There were a lot of things I meant to do this morning. And here I find myself at 10:30, drinking yet another cup of coffee, still in my pajamas.
It is hard to believe a week has come and gone. School started on Monday, and I suppose all we could say as we locked the classroom door on Friday was, “Well, we survived.”
The most trying three-and-a-half hours of our day happen between 8:30 and noon, when 7 high-energy and strong-willed kiddos are ours to teach. I’m pretty sure we tried all the bribes in the book, every reverse-psychology method known to man, and any kind of consequence-and-reward system we could think of. And they all backfired.
To be totally and completely honest, on more than one occasion this week we were ready to say we were the wrong people for the job, pack our bags, and pray until our knees blistered that God would send us back to the States. But we are still here. Our bags are still unpacked. And we are still inadequate.
We take each day as it comes. Somedays, this means staring blankly at the wall while we eat our lunch and try not to think about the summer of normalcy we left behind. Other days we revel in the rain that thunders on the tin roof, we chase children around the yard until we are out of breath, and our joy overflows as laughter rings loud from the boy who lays in the hammock every afternoon. Each day holds its own. And we are along for the wild ride.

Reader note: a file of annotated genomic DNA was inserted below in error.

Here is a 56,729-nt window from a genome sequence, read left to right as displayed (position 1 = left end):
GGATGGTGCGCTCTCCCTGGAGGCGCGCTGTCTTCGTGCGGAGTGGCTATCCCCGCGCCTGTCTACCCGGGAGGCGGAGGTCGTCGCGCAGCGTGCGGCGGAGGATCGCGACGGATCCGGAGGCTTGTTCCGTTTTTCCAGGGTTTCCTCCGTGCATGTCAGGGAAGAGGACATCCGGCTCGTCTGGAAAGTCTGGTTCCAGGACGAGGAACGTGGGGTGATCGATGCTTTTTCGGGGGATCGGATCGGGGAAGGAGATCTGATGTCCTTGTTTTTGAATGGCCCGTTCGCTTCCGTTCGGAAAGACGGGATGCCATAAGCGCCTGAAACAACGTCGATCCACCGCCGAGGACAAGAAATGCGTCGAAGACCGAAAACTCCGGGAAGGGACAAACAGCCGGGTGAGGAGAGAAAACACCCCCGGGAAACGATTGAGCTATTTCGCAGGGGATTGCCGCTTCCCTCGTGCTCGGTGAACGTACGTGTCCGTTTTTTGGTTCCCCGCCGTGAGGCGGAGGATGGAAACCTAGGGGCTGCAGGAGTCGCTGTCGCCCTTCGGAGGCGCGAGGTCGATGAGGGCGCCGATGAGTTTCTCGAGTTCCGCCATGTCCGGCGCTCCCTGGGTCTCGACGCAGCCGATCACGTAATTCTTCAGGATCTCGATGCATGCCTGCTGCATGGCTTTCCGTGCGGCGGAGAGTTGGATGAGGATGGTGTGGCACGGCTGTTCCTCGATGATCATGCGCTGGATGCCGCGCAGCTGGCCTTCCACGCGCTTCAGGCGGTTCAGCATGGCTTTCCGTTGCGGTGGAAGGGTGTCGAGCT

In the afternoon, Stephen has spent a lot of time helping some of the boys fix their bicycles. The depot is a mess of tools and parts and little boys here, there, and everywhere. Carl and Stephen spent a good 3 days fixing up Carl’s bike, and no sooner did they have everything working when Carl broke his bike, yet again. In the same day, 3 hours after Stephen helped Abel fix the chain on his bike, I found Abel walking his bike back to the depot. After asking him what happened, he showed me the massive rip in his tire where he ran over something in the soccer field.
As people, we long to see progress and evidence of the fruit of our labors. But if you do that here, you will quickly find yourself in a place of deep discouragement. We talk about it as the night grows dark and the mosquitos bite at our ankles. How can we make a difference here? The spelling words, the broken bicycles, the math lessons… Everything you do feels like emptying the ocean with an eye dropper. And that’s on a good day.
It takes a morning of coffee, classic hymns, and 3 hours of sitting on the dirty cement floor at my Savior’s feet before I can realize… If this labor is in and of myself, it is in vain. But this labor is for the Lord. And though we know not His purposes for it all, there is a peace that comes when you surrender it to Him. We can rest in knowing that this labor is not ours. It is His. And whether we see the fruits of it or not, He will use it.